Bicycle Bites is a series of guided bike tours of international dumplings in Brooklyn. We'll be exploring the diversity of our neighborhoods by bicycle, fueling our rides with delicious dumplings from local businesses.
More than a dozen countries from around the world can claim dumplings—which I’ve loosely defined as something delicious wrapped in dough—as a part of their cuisine. Many of those cuisines even include several types of dumplings—savory and sweet! We’re lucky to live in a city that welcomes people from all over the world, and celebrates both our differences and similarities. Let’s try as many dumplings as we can, evoking memories of other foods we’ve had in our travels, our childhoods, or even in our day of biking around eating dumplings.
Brooklyn is home to more than 300 miles of bike paths and lanes, the most of NYC's 5 boroughs. Not only does biking allow us to cover the most ground in the least amount of time, it also lets us connect with and enjoy our neighborhoods, in a way that's not possible when we're zipping around on the subway underground. Plus, we'll be building our appetites for our next delicious dumpling stop!
I’ve set the dates for 2 tours to get started this spring: the first, on May 6, is for omnivores, and the other, on May 13, is geared towards vegetarians, or vegetarian food lovers. All are welcome on either tour. They'll both be about 10–12 miles on various bike paths and roads. We’ll be getting dumplings from at least 3 places during each tour. The cuisines that might be covered include Chinese, Georgian, Korean, Polish, Slovakian, Tibetan, Turkish, Ukrainian, and Uzbek.
I'm starting out with two rides for now, and if stars align, more events this year. Funds will go towards dumplings, staffing up the rides to help keep everyone safe, and rewards (plus Kickstarter). I'm excited to share this experience with more lovers of biking and dumplings!
How it all began
I first started thinking about this after a trip to Turkey, where I had manti for the first time — tiny pieces of dough wrapped around specks of lamb, covered in a yogurt sauce. I was struck by how far from home I was, and far from where my family is from — Vietnam and China — yet here I was, eating dumplings, covered in yogurt, in Turkey. Since then, I've led two small groups on dumpling rides, and most recently, a group of 12 on a ride through Ditmas Park, Sunset Park, and Gowanus for delicious dumplings.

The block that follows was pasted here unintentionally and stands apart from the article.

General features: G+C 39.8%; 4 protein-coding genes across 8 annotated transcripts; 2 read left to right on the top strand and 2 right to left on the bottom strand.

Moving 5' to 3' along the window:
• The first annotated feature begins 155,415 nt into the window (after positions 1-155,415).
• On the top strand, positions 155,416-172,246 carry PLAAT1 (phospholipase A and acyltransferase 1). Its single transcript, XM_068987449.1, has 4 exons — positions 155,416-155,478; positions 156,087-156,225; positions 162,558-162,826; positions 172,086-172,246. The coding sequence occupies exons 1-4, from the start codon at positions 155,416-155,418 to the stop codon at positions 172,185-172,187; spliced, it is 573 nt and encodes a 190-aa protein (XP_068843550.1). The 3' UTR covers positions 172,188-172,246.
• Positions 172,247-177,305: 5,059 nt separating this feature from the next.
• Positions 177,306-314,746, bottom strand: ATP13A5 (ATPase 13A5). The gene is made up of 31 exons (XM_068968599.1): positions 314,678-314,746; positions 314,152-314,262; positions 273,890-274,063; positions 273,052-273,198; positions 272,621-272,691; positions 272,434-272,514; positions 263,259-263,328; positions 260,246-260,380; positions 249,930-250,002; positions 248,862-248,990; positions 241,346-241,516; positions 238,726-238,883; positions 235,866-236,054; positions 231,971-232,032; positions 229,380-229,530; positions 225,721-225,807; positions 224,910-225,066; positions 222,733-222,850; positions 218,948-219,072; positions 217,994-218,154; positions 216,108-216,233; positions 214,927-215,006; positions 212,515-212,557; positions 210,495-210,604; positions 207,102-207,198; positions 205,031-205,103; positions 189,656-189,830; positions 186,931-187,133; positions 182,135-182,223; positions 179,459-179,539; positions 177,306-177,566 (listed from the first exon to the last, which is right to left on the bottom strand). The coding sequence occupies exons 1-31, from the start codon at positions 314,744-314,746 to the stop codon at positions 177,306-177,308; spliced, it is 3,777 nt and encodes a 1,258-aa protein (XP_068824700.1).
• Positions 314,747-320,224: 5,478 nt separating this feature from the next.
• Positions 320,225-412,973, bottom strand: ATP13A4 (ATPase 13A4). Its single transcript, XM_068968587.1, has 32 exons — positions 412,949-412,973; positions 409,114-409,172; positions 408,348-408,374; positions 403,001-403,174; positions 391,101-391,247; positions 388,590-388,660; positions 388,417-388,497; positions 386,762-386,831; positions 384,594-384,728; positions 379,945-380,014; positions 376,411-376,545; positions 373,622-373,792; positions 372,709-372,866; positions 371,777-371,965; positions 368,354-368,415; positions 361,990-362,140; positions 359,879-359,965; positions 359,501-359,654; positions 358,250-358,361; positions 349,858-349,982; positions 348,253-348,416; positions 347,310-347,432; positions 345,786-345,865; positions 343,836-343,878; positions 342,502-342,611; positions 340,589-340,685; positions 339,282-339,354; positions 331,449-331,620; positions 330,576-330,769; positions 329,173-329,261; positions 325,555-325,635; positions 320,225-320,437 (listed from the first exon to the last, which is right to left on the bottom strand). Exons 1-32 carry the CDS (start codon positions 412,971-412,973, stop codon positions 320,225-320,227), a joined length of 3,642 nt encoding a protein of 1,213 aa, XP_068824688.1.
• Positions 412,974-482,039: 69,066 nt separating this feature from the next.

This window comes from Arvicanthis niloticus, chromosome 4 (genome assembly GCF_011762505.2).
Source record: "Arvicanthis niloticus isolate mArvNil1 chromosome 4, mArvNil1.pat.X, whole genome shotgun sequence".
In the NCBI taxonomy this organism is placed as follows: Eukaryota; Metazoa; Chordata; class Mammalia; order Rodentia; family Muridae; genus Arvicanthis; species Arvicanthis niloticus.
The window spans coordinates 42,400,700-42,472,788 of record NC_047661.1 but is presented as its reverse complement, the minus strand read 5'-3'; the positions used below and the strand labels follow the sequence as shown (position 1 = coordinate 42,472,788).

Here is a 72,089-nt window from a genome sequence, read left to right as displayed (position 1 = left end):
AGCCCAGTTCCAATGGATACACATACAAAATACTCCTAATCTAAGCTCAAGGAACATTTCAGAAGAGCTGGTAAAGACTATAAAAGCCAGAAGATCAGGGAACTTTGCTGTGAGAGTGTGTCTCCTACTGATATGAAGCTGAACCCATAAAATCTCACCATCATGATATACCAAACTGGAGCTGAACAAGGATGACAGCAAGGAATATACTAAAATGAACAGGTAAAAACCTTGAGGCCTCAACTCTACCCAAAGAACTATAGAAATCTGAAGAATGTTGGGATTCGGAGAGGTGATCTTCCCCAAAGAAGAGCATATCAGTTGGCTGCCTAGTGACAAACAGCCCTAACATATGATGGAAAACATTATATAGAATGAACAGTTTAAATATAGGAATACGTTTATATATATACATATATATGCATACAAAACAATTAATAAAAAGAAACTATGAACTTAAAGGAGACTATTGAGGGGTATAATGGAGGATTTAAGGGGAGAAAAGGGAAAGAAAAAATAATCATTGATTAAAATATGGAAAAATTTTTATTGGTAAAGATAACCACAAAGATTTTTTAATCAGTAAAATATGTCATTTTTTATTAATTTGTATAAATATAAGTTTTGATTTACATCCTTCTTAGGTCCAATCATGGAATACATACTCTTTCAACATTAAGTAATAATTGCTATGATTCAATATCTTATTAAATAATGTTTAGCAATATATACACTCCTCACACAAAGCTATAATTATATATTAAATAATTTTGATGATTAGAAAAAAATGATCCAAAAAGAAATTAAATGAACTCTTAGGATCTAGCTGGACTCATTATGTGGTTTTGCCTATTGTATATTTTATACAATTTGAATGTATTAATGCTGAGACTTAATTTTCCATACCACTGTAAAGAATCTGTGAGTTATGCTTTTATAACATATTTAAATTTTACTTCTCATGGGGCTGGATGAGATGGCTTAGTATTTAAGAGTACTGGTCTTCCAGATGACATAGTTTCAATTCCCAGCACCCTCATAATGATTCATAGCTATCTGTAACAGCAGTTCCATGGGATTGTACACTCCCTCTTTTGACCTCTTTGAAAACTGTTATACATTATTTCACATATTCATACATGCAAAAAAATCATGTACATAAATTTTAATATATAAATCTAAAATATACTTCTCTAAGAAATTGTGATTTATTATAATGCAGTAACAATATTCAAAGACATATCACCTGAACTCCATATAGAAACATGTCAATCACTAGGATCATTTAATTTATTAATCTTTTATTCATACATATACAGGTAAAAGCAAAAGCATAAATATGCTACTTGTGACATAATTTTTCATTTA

I was born and raised in Boston, to a Vietnamese refugee mom, and an entrepreneurial Chinese-American dad. I've always admired the strength and bravery of my mom for fleeing communist Vietnam with her brothers and starting over in a foreign land, and the courage and skill it took for my dad to establish and lead two small businesses as I was growing up. I think these elements of my upbringing are the foundation of my deep appreciation for New York City’s wide array of people and cultures.
It took a ridiculously long time for me to learn how to ride a bike. The pressure was on during the summer before fourth grade—that was the year the entire class went on a bicycle safety field trip—how embarrassing it’d be to have to sit it out! Luckily, it clicked one day that summer, and my struggles remained a secret.
As an adult, I fell in love with biking in the summer of 2012, when my friends Michelle and Emily invited me to join them on the Brooklyn Greenway Initiative’s Epic Ride: 40 miles from Greenpoint to the Rockaways. At that point, I didn’t even own a bike, so I rented one and got hooked. I bought my first bike that August, carrying it up and down my 5th floor walk-up more often than I expected I would.
Five years later, I would still describe myself as a very casual cyclist. I generally just love being on my bike, exploring the city on a beautiful day—it just doesn’t seem right that it’s so efficient, economical, healthy, and makes no environmental impact! My favorite rides are on the Shore Parkway Greenway and the Jamaica Bay Greenway in Brooklyn, and on the Greenway along the Hudson River in Manhattan.
I’m now a grad student at the School of Visual Arts, studying interaction design, after 8 years building a career in nonprofit communications.
Risks and challenges
Biking in the City. I'll try to keep us on bike paths as much as possible, but it will be necessary to ride alongside traffic on roads without bike lanes at times.
Weather. If it rains, depending on its intensity, we'll either forge ahead or reschedule for the next day (Sunday).
Time. The schedule needs to be pretty flexible, in case it takes a while for food, or if it takes longer to get around.Learn about accountability on Kickstarter
- (14 days)